A pro bowler adjusts their speed and ball type around this, and they have to make all these considerations with every different pattern. And that’s not all. The oil on a lane is constantly changing. “As the day progresses, as your league progresses, guess what just happened to your lane – it really started to break down.” See this pattern on the right that Bohn drew? These are from right handed bowlers. Their balls drag out oil over the course of a day. That means bowlers have to compensate by bowling more weakly or closer to the center, because the lane has changed. You can see where this ball has picked up oil. Look at the lines. Changing oil makes lanes really complex. “Look right there, you’re gonna see oil there.” “See, there’s some oil right in here we can see.” “There is a ball that has brought oil down there. When? We don’t know.” That means bowlers have to change their strategy as the lane breaks down. If they’re a lefty like Bohn, it even gives them an advantage.
Fewer people are bowling on their side, so the oil breaks down less. So although a bowling alley might make you think of a basketball court, because of the wood floor, for pros, it’s more like a golf course, where every hole is different. Every lane is different too. So how can people who aren’t as good as Parker Bohn III use that to their advantage? Let’s say you are a totally recreational bowler. A high school kid on a Friday night, a half-drunk college student, a friendless video producer who’s greatest thrill in life was standing on a bowling lane. You’re not gonna buy a specially engineered ball or take classes on form. Bowling is complex.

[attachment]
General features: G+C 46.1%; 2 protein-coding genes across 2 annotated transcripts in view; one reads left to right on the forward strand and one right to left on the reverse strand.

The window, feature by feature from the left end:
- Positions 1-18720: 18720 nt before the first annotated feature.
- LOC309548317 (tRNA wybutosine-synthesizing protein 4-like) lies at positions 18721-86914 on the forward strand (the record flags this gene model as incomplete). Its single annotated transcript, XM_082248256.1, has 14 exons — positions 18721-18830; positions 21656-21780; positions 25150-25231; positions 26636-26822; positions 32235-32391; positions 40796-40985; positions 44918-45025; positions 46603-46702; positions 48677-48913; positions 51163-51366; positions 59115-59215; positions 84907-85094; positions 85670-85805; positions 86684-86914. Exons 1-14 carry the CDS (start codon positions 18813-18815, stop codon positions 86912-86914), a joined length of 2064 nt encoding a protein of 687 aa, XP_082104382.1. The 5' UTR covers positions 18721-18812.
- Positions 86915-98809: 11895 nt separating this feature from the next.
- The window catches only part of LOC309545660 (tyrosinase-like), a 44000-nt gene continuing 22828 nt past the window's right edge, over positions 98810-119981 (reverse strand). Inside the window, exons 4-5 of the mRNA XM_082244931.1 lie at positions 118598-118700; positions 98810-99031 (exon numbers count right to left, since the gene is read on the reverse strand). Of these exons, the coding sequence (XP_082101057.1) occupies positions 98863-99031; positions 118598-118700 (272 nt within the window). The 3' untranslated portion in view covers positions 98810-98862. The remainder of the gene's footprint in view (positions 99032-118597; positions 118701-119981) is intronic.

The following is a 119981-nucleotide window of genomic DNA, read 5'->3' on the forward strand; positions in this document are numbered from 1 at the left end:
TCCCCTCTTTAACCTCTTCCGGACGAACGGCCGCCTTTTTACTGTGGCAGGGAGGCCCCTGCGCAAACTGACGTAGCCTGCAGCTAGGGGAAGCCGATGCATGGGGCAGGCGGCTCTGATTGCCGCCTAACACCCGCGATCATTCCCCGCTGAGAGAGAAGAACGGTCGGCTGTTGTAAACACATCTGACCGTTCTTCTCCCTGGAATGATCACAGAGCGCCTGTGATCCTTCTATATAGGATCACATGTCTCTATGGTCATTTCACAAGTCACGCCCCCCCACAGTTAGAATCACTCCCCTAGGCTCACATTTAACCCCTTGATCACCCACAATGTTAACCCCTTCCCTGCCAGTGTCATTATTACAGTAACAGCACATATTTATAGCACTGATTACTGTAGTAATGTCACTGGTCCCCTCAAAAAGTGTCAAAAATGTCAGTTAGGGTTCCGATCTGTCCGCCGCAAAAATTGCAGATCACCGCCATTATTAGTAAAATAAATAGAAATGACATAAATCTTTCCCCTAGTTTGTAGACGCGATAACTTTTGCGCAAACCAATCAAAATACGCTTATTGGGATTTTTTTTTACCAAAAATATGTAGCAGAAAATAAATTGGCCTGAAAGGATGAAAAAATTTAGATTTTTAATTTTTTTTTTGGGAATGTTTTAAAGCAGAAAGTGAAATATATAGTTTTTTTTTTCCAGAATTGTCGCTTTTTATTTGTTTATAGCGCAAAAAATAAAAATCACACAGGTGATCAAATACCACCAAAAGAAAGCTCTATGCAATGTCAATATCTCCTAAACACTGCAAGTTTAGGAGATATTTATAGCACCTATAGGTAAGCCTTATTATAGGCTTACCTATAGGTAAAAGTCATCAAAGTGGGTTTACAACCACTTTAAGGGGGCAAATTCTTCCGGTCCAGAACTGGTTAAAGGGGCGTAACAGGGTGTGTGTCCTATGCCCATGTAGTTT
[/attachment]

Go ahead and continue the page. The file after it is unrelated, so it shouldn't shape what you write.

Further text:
This is like advice for the first move of a chess game. But there are ways you can use your oil pattern knowledge to improve your game. This is a “house pattern.” You’d find this in a typical neighborhood bowling alley, probably one like yours. It’s usually about 32 feet, buffed out to 40 feet. It’s designed to help you knock down pins. All that oil in the center helps you stay longer in the middle if you shoot your ball there, so you won’t hook too early. Less oil on the side helps you hook earlier if you aim too far from the pocket. The pros have a really flat pattern like this one in the US open. They get no help at all from the oil. But you get guided to the middle by the oil. It’s like an extra bumper! There’s a rule of thumb for where to aim. “If you take whatever the length is minus 31, that’s the rule of thumb. Minus 31 gives you a very good, formulated, idea of where your ball should be at the end of the pattern. In this case, we’re looking at approximately 41 minus 31, means that we’re going to be at approximately the 10th board. ” So shoot for around that 10 board – this arrow – maybe a little further out for your light ball. And try for that hook.
The lane is built to help you, even if you have a cheap plastic ball and terrible form. So maybe this is not you. But this doesn’t have to be you, either. So if you want to learn more about bowling, this video just scratches the surface. One of my favorite channels is the USBC’s Bowling Academy. They have really in-depth videos that will tell you everything you need to know about bowling patterns and also higher strategy when it comes to bowling.